4. Having spent part of your career in Sweden do you think the women’s game in Europe can catch up with the USA? Are the skills/technique levels the same?
I think the level of play has advanced all over the world. I think the Europeans are improving quickly. I think they have become more technical than us in the past decade. I think the one thing that the USA has is a fighting mentality that edges out teams. However the technical side of the game has to be there to make that happen as well.

5. With regards to youth soccer in terms of both girls and boys I think repetition is one of the most vital coaching tools. But players can find doing the same old thing boring. How do you hide repetition when coaching?
As a young player I spent many hours kicking a ball against a wall practicing my shooting technique and passing. Yes I would agree doing this alone could get boring, but once you see improvement in your game all the practice, hard work makes sense; boring or not.

Also that is what is so great about the Coerver programme, you do basic drills that address the technical side of the game and then add pressure, and then make it a competitive atmosphere and it’s always challenging, progressively competitive and always fun!!!

6. You played in youth teams in the early 90s, which one factor would you say is the most important change in the way kids are coached today?
As in all countries there are excellent coaches who continually look for new, innovative ways of teaching and others who really don’t want to change from what they are used to. This is not a criticism, since in Grassroots Soccer all the coaches who give their time and effort mostly for free, need to be praised.

My main worry is that some Coaches are only interested in winning teams; winning is important, but in the formative ages Coerver and I believe the focus should be on development. If you are a young player, yes you want to win but at the same time you dream of improving to where one day you can a real difference!

We don’t have, in my opinion enough players like this. Abby Wambach (USA Women), Marta (Brazil Women, pictured), Messi (Argentina), Xavi (Spain) of course, but Soccer needs more of these Special Players. That’s another thing I learned from Alf and Coerver about teaching based on models of Great Players. It’s a great way to teach and motivate.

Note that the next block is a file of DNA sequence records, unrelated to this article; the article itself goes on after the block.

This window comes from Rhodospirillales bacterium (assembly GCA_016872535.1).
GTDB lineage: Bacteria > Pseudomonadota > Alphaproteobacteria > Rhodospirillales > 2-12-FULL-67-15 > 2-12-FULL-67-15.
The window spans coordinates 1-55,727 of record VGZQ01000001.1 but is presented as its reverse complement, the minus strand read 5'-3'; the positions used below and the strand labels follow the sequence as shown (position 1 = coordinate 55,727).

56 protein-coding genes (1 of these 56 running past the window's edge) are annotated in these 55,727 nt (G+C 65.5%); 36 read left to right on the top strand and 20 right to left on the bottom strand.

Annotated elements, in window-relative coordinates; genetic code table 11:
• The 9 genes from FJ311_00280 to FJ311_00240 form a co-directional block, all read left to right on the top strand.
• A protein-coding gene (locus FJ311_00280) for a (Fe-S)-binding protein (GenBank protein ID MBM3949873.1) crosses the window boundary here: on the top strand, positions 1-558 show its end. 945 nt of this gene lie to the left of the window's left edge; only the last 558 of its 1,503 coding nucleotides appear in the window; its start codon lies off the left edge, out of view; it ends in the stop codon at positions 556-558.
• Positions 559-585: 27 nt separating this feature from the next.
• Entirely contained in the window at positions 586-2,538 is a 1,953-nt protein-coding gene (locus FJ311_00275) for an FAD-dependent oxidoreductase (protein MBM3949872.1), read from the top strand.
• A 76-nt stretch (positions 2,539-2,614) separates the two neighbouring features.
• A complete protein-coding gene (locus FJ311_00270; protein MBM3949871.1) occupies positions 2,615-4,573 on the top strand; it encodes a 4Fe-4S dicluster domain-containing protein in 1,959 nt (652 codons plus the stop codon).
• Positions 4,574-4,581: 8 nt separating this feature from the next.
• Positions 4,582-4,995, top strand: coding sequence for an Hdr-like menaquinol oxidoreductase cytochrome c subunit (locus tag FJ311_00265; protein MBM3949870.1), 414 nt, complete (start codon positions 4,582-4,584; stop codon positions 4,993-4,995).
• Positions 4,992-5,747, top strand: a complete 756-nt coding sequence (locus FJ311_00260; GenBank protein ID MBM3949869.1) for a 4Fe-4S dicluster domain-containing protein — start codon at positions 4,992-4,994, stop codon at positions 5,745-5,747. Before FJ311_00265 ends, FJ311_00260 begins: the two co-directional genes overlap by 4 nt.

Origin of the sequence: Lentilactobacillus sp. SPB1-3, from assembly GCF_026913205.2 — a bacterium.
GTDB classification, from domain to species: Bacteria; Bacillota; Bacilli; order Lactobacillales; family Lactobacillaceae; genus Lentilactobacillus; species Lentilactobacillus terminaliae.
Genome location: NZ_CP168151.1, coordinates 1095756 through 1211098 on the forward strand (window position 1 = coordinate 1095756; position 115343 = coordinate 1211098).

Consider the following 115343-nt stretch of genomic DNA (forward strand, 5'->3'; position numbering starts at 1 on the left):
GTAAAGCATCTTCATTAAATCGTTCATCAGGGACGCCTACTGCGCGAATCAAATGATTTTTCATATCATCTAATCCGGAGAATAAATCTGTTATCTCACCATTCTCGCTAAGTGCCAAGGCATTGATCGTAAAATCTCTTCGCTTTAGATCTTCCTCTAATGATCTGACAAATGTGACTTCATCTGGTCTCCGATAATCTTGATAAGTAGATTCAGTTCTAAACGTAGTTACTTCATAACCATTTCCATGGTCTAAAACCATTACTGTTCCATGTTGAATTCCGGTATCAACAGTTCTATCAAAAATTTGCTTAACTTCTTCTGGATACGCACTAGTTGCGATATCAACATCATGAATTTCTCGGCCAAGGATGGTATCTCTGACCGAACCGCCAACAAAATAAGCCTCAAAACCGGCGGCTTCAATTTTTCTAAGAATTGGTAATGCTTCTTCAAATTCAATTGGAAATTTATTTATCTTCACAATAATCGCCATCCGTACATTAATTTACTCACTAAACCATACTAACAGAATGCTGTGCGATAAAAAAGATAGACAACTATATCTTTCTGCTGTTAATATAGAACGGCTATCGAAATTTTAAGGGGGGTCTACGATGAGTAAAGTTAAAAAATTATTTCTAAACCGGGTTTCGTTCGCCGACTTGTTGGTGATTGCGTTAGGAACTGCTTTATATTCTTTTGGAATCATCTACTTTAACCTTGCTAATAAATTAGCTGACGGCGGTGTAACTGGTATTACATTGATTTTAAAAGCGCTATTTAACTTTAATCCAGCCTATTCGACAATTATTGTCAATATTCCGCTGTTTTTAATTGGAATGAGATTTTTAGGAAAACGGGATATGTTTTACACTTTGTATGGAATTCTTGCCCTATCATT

7. What are you coaching in your next session and how?
I like the Coerver theme sessions that Alf showed me at our last practice session together. Theme is Creating more Goal Chances individually; a session where you teach players how to can create goal chances (showing them different 1 v 1’s to create space either side of opponents to shoot, Improving Strikers first touch in the penalty box, so they have more time to shoot, Improving reaction speed for strikers.)

I pick games and drills that teach these topics.

How I would teach this or any other theme is by starting with a Coerver Ball Mastery exercise (as many touches of the ball both right and left foot. Lots of touches in 60 second bursts. I would then teach the 1 v 1 /First Touch technique in a group drill. No defenders, but just getting the technique correct, and finally I would finish with full pressure, defenders trying to win the ball

8. Can you explain one specific exercise you will coach that uses Coerver skills?
There is one drill I like a lot right now. Here is the diagram and action. This drill not only improves attackers but also defenders, defenders try and win the ball then they go for Goal; a great lesson for all defenders that once you win the ball you need to use it constructively.